Use a neem oil spray to treat these bug infestations. Mix 2 teaspoons neem oil with 1 teaspoon dish soap in a quart spray bottle. Fill the rest of the bottle with water and shake well. Spray the entire plant, leaf tops and undersides, stems, and soil. Do this in the morning, so the leaves have time to dry. Repeat the application of neem oil spray every 4-7 days.

Common Questions and FAQs

Here are a few common questions we get about keeping Begonia maculata:

Will my Polka Dot Plant flower?

Yes, it is definitely possible that your Polka Dot Plant will flower, given the proper care. The flowers are small and white and will appear during the growing season. Using fertilizer increases the chances of the Begonia blooming; the extra nutrients are needed to produce flowers.

How tall will my Begonia maculata get?

If you give it space and care, it will grow unchecked. The average height for a Polka Dot plant is between 3-5 feet tall. A trellis or stakes will be necessary for support if it gets this large. Read the section on pruning to learn how to keep this Begonia smaller.

What causes crispy, brown leaves?

Lack of water and humidity will cause the leaves to brown and turn brittle. If you notice this, reassess the watering schedule and amount of moisture in the room.

Why are the leaves of my Begonia maculata yellow?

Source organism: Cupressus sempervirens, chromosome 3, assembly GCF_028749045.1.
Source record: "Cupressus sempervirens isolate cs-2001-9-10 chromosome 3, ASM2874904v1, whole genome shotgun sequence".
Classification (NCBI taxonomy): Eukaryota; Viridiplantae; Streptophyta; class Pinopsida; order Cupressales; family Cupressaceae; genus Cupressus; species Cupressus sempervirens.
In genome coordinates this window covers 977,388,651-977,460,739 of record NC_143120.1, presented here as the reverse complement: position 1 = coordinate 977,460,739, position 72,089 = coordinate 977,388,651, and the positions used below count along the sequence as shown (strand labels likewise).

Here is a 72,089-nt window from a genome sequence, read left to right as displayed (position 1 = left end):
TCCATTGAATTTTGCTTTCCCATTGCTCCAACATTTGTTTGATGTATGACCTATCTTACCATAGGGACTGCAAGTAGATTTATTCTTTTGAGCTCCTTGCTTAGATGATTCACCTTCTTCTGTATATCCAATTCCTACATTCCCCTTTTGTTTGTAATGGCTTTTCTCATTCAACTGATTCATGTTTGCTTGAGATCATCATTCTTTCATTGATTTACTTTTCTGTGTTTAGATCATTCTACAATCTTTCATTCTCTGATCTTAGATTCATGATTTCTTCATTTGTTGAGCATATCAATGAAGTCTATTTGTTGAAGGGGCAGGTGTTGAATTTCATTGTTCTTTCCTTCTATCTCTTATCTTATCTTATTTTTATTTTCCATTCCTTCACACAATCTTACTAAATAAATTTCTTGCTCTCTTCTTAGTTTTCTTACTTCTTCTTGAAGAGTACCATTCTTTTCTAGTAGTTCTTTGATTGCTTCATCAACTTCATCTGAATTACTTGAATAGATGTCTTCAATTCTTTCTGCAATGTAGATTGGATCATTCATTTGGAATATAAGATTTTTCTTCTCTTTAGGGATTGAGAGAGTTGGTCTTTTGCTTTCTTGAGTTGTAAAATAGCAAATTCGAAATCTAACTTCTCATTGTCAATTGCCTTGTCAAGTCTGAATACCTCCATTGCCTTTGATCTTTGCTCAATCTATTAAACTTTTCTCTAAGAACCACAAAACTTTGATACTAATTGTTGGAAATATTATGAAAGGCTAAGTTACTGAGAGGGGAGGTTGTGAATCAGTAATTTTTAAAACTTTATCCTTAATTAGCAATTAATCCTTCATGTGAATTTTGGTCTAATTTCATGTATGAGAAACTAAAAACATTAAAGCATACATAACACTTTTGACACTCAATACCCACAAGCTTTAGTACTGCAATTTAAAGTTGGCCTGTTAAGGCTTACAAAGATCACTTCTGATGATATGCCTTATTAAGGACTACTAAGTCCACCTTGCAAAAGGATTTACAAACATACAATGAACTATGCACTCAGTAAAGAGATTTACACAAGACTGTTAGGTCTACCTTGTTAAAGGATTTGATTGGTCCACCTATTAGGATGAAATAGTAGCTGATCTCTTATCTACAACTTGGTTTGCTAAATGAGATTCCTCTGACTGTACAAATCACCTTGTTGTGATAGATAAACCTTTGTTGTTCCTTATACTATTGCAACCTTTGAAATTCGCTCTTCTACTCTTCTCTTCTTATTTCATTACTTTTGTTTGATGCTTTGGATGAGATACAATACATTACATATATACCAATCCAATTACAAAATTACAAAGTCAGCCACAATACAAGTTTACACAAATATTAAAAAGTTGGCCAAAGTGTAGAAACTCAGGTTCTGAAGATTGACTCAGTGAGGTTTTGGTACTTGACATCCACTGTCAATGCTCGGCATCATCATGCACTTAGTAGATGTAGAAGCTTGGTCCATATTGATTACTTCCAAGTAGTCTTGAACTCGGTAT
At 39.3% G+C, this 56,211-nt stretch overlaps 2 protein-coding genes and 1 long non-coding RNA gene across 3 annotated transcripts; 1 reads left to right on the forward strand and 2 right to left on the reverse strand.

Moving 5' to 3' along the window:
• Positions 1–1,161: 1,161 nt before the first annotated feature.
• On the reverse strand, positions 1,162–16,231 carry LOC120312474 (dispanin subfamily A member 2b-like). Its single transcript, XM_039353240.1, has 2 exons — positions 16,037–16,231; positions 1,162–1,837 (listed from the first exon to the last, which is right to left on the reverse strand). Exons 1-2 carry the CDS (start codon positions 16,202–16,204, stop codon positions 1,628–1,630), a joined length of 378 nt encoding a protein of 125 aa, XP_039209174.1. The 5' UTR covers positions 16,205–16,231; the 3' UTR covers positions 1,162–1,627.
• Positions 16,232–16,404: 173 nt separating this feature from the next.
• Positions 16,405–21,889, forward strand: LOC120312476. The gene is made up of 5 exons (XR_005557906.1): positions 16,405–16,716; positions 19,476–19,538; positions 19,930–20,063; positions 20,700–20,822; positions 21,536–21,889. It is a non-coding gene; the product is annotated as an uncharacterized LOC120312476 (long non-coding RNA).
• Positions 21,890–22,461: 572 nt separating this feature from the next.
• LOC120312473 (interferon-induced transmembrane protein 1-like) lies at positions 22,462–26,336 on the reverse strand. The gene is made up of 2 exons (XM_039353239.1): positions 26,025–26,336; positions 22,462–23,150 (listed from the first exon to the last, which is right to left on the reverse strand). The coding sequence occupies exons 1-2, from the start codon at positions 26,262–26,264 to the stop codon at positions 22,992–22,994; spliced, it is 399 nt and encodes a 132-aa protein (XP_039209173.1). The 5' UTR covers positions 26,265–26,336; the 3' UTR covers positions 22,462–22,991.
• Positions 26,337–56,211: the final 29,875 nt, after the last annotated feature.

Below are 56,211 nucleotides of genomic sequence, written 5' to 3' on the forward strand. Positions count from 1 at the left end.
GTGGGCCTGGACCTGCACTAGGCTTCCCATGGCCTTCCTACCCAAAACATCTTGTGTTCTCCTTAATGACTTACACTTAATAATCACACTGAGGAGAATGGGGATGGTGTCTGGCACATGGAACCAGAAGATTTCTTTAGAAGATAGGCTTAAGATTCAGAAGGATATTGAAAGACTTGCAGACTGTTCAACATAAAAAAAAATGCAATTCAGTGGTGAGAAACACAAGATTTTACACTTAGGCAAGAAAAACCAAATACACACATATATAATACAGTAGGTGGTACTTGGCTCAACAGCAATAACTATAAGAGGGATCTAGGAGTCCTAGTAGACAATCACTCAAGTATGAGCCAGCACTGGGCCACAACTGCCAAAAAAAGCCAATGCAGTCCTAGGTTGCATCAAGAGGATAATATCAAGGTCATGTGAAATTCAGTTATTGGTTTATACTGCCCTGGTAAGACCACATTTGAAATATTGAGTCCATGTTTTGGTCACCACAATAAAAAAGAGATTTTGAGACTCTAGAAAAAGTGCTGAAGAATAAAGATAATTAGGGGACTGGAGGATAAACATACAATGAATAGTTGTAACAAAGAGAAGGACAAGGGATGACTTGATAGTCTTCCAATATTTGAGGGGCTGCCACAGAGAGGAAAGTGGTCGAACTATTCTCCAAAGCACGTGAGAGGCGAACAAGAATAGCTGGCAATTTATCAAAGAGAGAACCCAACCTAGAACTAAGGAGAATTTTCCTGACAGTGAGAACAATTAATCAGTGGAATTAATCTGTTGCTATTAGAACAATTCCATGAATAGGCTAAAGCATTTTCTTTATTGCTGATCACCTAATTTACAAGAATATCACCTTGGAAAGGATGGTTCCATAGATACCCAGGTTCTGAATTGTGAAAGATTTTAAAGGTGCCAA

Yellow leaves are caused by overwatering. Don’t forget to check the soil every single time before watering. The top inch of soil should be dry.

Leaves start fading in color and eventually turn yellow when the plant isn’t receiving enough light. This will look different from yellow leaves caused by overwatering. You’ll notice first that the green coloring fades, turning a light green before turning completely yellow and falling off.

Why is my Polka Dot Plant leggy?

Legginess is a common problem caused by insufficient light. Your Polka Dot Plant is stretching out its stems as far as possible to reach the light before growing new leaves. This will not cease until you move it to a location where it doesn’t have to extend so far itself to get light.

Some legginess is to be expected with this Begonia since it is a cane-type, which in the wild grows quite long. Pruning limits some of the natural legginess to create a bushier growth.

With its whimsical polka dots and brilliant contrasting colors, Begonia maculata is a star among houseplants. Be sure to locate it somewhere where you can easily delight in its unique coloring and rapid growth. The Polka Dot Plant likes to be center stage! Fuss-free and fast-growing, Begonia maculata will grace your household for years, even decades, with the proper care.

About The Author

Teri Tracy

Hi, I'm Teri! I am a plant collector and former botanist who's spent years learning about and caring for plants from all over the world. I'm passionate about biodiversity and rainforest preservation, and I love to study newly discovered plants in my free time. 

Leave a Comment